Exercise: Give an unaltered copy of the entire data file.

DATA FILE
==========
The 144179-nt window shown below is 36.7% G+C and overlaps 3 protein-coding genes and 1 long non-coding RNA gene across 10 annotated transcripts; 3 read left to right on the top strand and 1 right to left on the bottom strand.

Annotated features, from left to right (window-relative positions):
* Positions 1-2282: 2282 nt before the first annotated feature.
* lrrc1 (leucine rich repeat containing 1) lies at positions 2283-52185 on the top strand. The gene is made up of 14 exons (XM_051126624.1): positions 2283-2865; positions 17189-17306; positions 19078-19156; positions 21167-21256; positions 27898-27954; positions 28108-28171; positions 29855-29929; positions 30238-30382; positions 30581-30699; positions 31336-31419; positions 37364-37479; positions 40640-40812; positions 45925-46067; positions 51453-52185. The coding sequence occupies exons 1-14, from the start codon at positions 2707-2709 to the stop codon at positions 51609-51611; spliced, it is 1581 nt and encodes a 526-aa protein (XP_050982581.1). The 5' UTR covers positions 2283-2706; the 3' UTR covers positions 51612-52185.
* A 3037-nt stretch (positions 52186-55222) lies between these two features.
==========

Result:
The 144179-nt window shown below is 36.7% G+C and overlaps 3 protein-coding genes and 1 long non-coding RNA gene across 10 annotated transcripts; 3 read left to right on the top strand and 1 right to left on the bottom strand.

Annotated features, from left to right (window-relative positions):
* Positions 1-2282: 2282 nt before the first annotated feature.
* lrrc1 (leucine rich repeat containing 1) lies at positions 2283-52185 on the top strand. The gene is made up of 14 exons (XM_051126624.1): positions 2283-2865; positions 17189-17306; positions 19078-19156; positions 21167-21256; positions 27898-27954; positions 28108-28171; positions 29855-29929; positions 30238-30382; positions 30581-30699; positions 31336-31419; positions 37364-37479; positions 40640-40812; positions 45925-46067; positions 51453-52185. The coding sequence occupies exons 1-14, from the start codon at positions 2707-2709 to the stop codon at positions 51609-51611; spliced, it is 1581 nt and encodes a 526-aa protein (XP_050982581.1). The 5' UTR covers positions 2283-2706; the 3' UTR covers positions 51612-52185.
* A 3037-nt stretch (positions 52186-55222) lies between these two features.